To optimize your game for lower scores it is important to recognise that it is not only possible to putt when you are on the green.
In fact, in a lot of cases it is more sensible to putt when you are off the green too. Most amateurs struggle with chipping and pitching shots and so a putting option may be the best way forward to save shots around the green. Do not be embarrassed to try something different and use these options as a guide to help you get that golf ball closer to the hole from off the green.
Consider these three issues:
1. The slope of the green and its surround.
If the ground on and around the green is sloping significantly then the shot required is best suited to being played low and running. Running the ball along the floor allows the ball to hug the ground and work with the lie of the land meaning that the golfer can predict what the ball will do. Here a putter is the most suitable golf club as it is low lofted and will keep the ball rolling smoothly.
If the ground on and around the green is flat then it is possible to use many golf clubs such as a putter, a seven iron or a fairway wood/rescue club. A putting action with these golf clubs will pop the ball in the air and land the ball on a flat surface allowing it to roll straight to the hole.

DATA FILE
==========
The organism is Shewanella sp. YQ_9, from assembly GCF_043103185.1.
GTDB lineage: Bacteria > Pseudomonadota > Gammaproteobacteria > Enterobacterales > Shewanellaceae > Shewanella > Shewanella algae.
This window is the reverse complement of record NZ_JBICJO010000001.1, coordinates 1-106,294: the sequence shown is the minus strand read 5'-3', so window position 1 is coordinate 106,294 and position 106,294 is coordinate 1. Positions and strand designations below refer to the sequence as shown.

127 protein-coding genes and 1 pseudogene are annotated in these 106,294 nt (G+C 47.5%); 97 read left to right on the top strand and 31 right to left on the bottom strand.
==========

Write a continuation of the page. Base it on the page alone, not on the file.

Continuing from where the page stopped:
2. The length of the grass.
If the grass is long where the ball is situated, a putter is likely to get caught up with the blades of grass and can decelerate into the ball producing inconsistent distance control of your putt. Here a putting action with a more lofted iron or a fairway wood/rescue club would allow the rounded edge of the club to pass through the grass unimpeded, collect the ball and pop the ball up out of the grass to land on the green and roll to the hole.
If the grass is short the reverse is true. It would be better to use a putter as the putter will guarantee you a good contact with the ball that may not happen with the longer golf clubs.
3. The condition of the ground - hard or soft.
If the ground is hard it is easier to use a putter as the ball will roll along the ground easily. If the ground is soft, then using a putter is a dangerous option as the ball may get caught up in the soft surface and pull up short of the hole. Therefore, in this situation it would be more beneficial to use a putting action with a slightly more lofted club such as a nine iron or a fairway wood/rescue club. The loft will collect the ball and lift it in the air slightly, over the soft ground, and land it on the green where it can roll to the hole safely.
With these three issues in mind, practice your putting from off the green but not always using your putter. Try different clubs from different situations to work out what may be best for your game on your golf course. Never limit yourself to using one method when another may provide better results.